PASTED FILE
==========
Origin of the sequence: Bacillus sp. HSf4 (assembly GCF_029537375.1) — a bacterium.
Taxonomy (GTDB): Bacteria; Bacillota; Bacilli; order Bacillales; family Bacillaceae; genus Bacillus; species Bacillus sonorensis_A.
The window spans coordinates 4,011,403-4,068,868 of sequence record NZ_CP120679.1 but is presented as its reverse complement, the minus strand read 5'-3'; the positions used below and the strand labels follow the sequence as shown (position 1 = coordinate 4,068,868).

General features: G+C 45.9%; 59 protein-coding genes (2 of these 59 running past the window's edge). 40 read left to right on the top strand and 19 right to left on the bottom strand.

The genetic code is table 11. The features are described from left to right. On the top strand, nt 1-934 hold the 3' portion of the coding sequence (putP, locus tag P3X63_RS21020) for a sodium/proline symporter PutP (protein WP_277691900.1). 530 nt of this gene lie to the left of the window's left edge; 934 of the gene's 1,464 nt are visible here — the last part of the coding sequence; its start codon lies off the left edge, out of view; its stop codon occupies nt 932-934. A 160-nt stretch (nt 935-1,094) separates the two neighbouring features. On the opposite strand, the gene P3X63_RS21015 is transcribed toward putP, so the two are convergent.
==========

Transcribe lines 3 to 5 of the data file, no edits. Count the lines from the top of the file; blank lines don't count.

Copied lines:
The window spans coordinates 4,011,403-4,068,868 of sequence record NZ_CP120679.1 but is presented as its reverse complement, the minus strand read 5'-3'; the positions used below and the strand labels follow the sequence as shown (position 1 = coordinate 4,068,868).

General features: G+C 45.9%; 59 protein-coding genes (2 of these 59 running past the window's edge). 40 read left to right on the top strand and 19 right to left on the bottom strand.

The genetic code is table 11. The features are described from left to right. On the top strand, nt 1-934 hold the 3' portion of the coding sequence (putP, locus tag P3X63_RS21020) for a sodium/proline symporter PutP (protein WP_277691900.1). 530 nt of this gene lie to the left of the window's left edge; 934 of the gene's 1,464 nt are visible here — the last part of the coding sequence; its start codon lies off the left edge, out of view; its stop codon occupies nt 932-934. A 160-nt stretch (nt 935-1,094) separates the two neighbouring features. On the opposite strand, the gene P3X63_RS21015 is transcribed toward putP, so the two are convergent.